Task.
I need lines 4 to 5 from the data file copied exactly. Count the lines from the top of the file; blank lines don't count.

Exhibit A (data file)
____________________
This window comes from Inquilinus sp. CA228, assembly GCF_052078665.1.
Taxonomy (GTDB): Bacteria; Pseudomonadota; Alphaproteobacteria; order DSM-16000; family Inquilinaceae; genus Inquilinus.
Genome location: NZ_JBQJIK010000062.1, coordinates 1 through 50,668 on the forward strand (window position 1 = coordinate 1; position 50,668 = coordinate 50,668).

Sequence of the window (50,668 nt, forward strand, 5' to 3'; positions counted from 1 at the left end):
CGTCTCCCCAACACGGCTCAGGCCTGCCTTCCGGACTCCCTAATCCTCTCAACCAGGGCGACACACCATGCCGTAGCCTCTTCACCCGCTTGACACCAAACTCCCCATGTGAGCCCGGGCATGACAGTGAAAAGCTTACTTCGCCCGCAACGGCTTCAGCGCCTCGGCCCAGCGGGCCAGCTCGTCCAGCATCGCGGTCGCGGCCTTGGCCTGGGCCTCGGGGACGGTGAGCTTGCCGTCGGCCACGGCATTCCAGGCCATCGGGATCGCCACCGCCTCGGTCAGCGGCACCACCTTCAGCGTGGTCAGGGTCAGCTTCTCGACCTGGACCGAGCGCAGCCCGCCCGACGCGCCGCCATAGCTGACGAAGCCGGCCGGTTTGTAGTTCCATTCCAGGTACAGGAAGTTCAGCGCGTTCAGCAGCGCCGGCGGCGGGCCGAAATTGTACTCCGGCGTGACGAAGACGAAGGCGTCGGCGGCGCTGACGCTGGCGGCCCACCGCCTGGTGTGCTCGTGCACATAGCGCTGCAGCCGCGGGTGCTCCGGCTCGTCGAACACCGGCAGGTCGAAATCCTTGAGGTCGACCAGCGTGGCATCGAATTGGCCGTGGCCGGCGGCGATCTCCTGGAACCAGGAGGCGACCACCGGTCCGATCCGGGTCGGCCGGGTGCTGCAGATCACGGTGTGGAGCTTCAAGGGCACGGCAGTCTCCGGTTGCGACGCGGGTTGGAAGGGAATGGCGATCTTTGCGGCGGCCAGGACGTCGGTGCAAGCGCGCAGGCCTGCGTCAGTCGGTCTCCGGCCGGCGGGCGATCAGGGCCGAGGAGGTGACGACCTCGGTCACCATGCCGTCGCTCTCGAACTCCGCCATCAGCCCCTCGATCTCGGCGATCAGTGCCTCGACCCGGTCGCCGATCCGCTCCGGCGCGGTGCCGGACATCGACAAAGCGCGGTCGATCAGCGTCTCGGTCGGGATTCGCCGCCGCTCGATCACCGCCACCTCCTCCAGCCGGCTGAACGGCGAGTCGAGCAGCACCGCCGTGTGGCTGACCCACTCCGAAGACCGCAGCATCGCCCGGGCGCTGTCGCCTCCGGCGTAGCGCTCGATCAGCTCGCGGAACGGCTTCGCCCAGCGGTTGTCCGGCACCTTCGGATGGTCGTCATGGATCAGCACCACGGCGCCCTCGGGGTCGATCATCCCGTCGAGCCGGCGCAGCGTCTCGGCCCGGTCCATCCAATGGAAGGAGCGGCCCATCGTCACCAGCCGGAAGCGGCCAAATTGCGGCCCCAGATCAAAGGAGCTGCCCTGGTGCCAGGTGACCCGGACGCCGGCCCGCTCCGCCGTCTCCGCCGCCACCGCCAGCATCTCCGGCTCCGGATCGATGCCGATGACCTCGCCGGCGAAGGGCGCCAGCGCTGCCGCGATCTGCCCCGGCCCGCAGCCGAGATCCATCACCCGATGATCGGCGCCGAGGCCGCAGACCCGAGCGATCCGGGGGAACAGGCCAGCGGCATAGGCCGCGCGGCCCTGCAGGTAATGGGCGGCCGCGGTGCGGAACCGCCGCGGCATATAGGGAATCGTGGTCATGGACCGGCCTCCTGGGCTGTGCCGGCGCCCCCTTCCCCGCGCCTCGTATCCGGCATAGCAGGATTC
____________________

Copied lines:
Sequence of the window (50,668 nt, forward strand, 5' to 3'; positions counted from 1 at the left end):
CGTCTCCCCAACACGGCTCAGGCCTGCCTTCCGGACTCCCTAATCCTCTCAACCAGGGCGACACACCATGCCGTAGCCTCTTCACCCGCTTGACACCAAACTCCCCATGTGAGCCCGGGCATGACAGTGAAAAGCTTACTTCGCCCGCAACGGCTTCAGCGCCTCGGCCCAGCGGGCCAGCTCGTCCAGCATCGCGGTCGCGGCCTTGGCCTGGGCCTCGGGGACGGTGAGCTTGCCGTCGGCCACGGCATTCCAGGCCATCGGGATCGCCACCGCCTCGGTCAGCGGCACCACCTTCAGCGTGGTCAGGGTCAGCTTCTCGACCTGGACCGAGCGCAGCCCGCCCGACGCGCCGCCATAGCTGACGAAGCCGGCCGGTTTGTAGTTCCATTCCAGGTACAGGAAGTTCAGCGCGTTCAGCAGCGCCGGCGGCGGGCCGAAATTGTACTCCGGCGTGACGAAGACGAAGGCGTCGGCGGCGCTGACGCTGGCGGCCCACCGCCTGGTGTGCTCGTGCACATAGCGCTGCAGCCGCGGGTGCTCCGGCTCGTCGAACACCGGCAGGTCGAAATCCTTGAGGTCGACCAGCGTGGCATCGAATTGGCCGTGGCCGGCGGCGATCTCCTGGAACCAGGAGGCGACCACCGGTCCGATCCGGGTCGGCCGGGTGCTGCAGATCACGGTGTGGAGCTTCAAGGGCACGGCAGTCTCCGGTTGCGACGCGGGTTGGAAGGGAATGGCGATCTTTGCGGCGGCCAGGACGTCGGTGCAAGCGCGCAGGCCTGCGTCAGTCGGTCTCCGGCCGGCGGGCGATCAGGGCCGAGGAGGTGACGACCTCGGTCACCATGCCGTCGCTCTCGAACTCCGCCATCAGCCCCTCGATCTCGGCGATCAGTGCCTCGACCCGGTCGCCGATCCGCTCCGGCGCGGTGCCGGACATCGACAAAGCGCGGTCGATCAGCGTCTCGGTCGGGATTCGCCGCCGCTCGATCACCGCCACCTCCTCCAGCCGGCTGAACGGCGAGTCGAGCAGCACCGCCGTGTGGCTGACCCACTCCGAAGACCGCAGCATCGCCCGGGCGCTGTCGCCTCCGGCGTAGCGCTCGATCAGCTCGCGGAACGGCTTCGCCCAGCGGTTGTCCGGCACCTTCGGATGGTCGTCATGGATCAGCACCACGGCGCCCTCGGGGTCGATCATCCCGTCGAGCCGGCGCAGCGTCTCGGCCCGGTCCATCCAATGGAAGGAGCGGCCCATCGTCACCAGCCGGAAGCGGCCAAATTGCGGCCCCAGATCAAAGGAGCTGCCCTGGTGCCAGGTGACCCGGACGCCGGCCCGCTCCGCCGTCTCCGCCGCCACCGCCAGCATCTCCGGCTCCGGATCGATGCCGATGACCTCGCCGGCGAAGGGCGCCAGCGCTGCCGCGATCTGCCCCGGCCCGCAGCCGAGATCCATCACCCGATGATCGGCGCCGAGGCCGCAGACCCGAGCGATCCGGGGGAACAGGCCAGCGGCATAGGCCGCGCGGCCCTGCAGGTAATGGGCGGCCGCGGTGCGGAACCGCCGCGGCATATAGGGAATCGTGGTCATGGACCGGCCTCCTGGGCTGTGCCGGCGCCCCCTTCCCCGCGCCTCGTATCCGGCATAGCAGGATTC